Trusts found in breach of their licence would be ranked according to the seriousness of their financial and operational problems, echoing the Special Measures regime for inadequate care.

Monitor has already imposed enforcement undertakings on Calderdale and Huddersfield NHS Foundation Trust for breaching its licence conditions, through its failure to make massive government-required cuts, because this would have endangered patient safety.

Dr Bennett said:

“The Five Year Forward View sets out a vision for how the NHS needs to change but it is going to be hard work getting there, especially as we have a huge challenge on our hands right now.”

He added:

“I recognise that just because deficits mostly sit with providers doesn’t mean they are the only NHS organisations that need to up their game.”

Acknowledging that the NHS payment system had put the onus on providers to make efficiencies in the past, Dr Bennett signalled that commissioners would have to play an increasing part by “managing demand” and redesigning services.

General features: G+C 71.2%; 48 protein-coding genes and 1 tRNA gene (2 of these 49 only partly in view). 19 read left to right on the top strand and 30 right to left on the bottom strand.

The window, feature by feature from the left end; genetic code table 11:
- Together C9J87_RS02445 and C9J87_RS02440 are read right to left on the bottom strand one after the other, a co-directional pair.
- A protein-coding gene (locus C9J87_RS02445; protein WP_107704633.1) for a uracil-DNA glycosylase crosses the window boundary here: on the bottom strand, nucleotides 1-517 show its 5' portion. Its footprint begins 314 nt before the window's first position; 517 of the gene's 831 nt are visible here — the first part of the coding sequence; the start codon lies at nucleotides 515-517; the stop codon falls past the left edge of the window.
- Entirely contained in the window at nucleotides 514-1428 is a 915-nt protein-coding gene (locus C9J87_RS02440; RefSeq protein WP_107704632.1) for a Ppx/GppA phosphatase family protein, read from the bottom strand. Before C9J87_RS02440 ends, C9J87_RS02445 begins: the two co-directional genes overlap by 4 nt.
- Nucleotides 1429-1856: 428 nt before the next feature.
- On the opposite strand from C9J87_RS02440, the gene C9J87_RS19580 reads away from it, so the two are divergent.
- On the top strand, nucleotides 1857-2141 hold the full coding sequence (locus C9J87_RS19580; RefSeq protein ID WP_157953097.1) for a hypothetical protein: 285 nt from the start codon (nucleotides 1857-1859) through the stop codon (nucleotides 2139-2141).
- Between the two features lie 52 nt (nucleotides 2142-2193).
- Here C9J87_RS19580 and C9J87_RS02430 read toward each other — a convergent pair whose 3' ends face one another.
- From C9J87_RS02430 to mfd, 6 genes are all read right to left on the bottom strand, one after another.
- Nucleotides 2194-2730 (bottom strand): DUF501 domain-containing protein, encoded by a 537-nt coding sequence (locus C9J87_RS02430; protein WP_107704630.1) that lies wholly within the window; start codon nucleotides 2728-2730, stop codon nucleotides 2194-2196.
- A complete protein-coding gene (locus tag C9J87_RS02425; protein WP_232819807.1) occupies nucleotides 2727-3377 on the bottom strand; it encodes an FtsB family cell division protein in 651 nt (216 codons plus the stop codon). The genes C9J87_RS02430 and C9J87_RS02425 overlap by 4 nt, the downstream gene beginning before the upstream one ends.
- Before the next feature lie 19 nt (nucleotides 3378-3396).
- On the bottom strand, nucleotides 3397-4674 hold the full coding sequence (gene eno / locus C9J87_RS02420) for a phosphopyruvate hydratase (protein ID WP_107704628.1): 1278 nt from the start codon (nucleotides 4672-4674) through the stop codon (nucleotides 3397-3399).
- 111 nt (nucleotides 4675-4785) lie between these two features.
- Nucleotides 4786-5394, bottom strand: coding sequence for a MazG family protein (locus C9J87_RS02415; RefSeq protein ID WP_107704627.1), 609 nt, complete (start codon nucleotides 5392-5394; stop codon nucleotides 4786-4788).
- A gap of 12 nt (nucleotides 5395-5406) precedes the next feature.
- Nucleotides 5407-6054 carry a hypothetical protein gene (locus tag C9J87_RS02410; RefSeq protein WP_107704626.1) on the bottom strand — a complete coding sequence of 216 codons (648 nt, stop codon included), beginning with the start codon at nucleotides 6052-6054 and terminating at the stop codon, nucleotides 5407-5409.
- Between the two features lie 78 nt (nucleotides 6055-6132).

Despite the brilliant success of the Save Lewisham Hospital campaign, they fear revived plans to close Lewisham Hospital and sell off its site, that have appeared in the latest South East London healthcare strategy document.

They say that these arguments for reconfiguring NHS services in south east London are very similar to those used by the Trust Special Administrator in 2012. They are also very similar to the Right Care Right Time Right Place changes that Clinical Commissioning Groups in Calderdale and Kirklees are weaselling through, having shied away from the scheduled public consultation that should have taken place last autumn.

You can sign Save Lewisham Hospital’s new petition here.

With the government’s ideologically-driven funding stranglehold on the NHS, a divide and rule strategy is at play

Chris Hopson, chief executive of NHS Providers, said in response to David Bennett’s speech:

“Whatever is decided and however great the pressure, we need to resist the temptation to think that these issues are best addressed by reverting to command and control and eroding provider freedoms. The way to meet this challenge is to enable, support and empower providers, rather than threatening or neutering them.”